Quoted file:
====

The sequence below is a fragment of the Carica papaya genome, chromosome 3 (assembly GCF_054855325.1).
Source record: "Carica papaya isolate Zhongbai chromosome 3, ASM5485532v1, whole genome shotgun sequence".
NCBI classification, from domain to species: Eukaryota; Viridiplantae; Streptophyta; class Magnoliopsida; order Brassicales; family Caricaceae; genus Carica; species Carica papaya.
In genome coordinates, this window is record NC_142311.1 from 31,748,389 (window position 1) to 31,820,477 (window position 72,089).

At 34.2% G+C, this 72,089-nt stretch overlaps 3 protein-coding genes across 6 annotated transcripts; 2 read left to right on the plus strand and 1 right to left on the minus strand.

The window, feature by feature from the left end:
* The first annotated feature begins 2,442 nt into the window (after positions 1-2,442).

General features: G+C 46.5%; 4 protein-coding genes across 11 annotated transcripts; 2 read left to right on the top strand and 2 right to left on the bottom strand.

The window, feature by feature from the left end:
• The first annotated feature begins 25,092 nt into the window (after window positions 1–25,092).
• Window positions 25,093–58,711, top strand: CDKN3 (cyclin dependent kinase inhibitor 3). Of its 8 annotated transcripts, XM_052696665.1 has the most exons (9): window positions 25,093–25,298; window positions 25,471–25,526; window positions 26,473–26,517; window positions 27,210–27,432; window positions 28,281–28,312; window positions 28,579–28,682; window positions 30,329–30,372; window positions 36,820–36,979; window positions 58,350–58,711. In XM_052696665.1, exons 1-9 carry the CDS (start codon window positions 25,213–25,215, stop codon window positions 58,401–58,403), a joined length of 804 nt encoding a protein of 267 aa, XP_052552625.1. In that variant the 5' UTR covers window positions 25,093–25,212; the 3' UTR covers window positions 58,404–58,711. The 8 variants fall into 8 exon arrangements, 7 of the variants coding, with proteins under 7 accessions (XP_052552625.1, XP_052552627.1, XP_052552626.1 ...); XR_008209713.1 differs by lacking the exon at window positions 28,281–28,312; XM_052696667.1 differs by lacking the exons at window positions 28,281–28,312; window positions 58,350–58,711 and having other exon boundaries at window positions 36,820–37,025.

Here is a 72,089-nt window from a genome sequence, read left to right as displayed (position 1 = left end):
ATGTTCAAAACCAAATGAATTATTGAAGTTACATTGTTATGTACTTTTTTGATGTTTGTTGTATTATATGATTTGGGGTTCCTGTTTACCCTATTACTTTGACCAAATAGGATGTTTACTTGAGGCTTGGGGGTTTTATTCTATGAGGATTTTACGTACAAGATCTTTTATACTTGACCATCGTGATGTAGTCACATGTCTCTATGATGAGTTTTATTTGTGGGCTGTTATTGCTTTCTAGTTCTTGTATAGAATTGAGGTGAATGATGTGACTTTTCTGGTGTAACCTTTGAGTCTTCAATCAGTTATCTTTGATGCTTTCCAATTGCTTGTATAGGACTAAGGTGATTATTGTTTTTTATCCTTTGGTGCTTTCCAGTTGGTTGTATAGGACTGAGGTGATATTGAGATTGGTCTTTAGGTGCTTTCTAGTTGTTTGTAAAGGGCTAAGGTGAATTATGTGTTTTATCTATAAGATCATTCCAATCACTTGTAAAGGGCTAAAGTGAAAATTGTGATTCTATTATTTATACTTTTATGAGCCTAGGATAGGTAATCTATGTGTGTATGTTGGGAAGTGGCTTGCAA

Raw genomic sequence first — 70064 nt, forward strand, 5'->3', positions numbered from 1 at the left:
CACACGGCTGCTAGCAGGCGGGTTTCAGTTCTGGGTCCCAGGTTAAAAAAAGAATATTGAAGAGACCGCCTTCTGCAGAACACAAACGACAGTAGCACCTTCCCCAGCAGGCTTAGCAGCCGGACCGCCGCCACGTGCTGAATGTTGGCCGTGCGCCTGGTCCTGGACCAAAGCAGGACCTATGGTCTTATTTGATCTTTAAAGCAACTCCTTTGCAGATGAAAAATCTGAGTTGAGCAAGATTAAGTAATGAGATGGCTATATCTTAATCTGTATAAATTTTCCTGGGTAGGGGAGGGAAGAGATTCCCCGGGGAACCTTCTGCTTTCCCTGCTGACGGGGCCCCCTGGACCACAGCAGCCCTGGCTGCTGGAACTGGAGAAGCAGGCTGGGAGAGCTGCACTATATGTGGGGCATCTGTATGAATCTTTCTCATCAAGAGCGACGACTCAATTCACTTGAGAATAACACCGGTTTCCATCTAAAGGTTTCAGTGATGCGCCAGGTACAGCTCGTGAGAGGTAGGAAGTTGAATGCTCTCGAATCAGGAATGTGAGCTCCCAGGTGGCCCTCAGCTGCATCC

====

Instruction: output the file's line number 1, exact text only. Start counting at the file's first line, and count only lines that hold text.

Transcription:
The sequence below is a fragment of the Carica papaya genome, chromosome 3 (assembly GCF_054855325.1).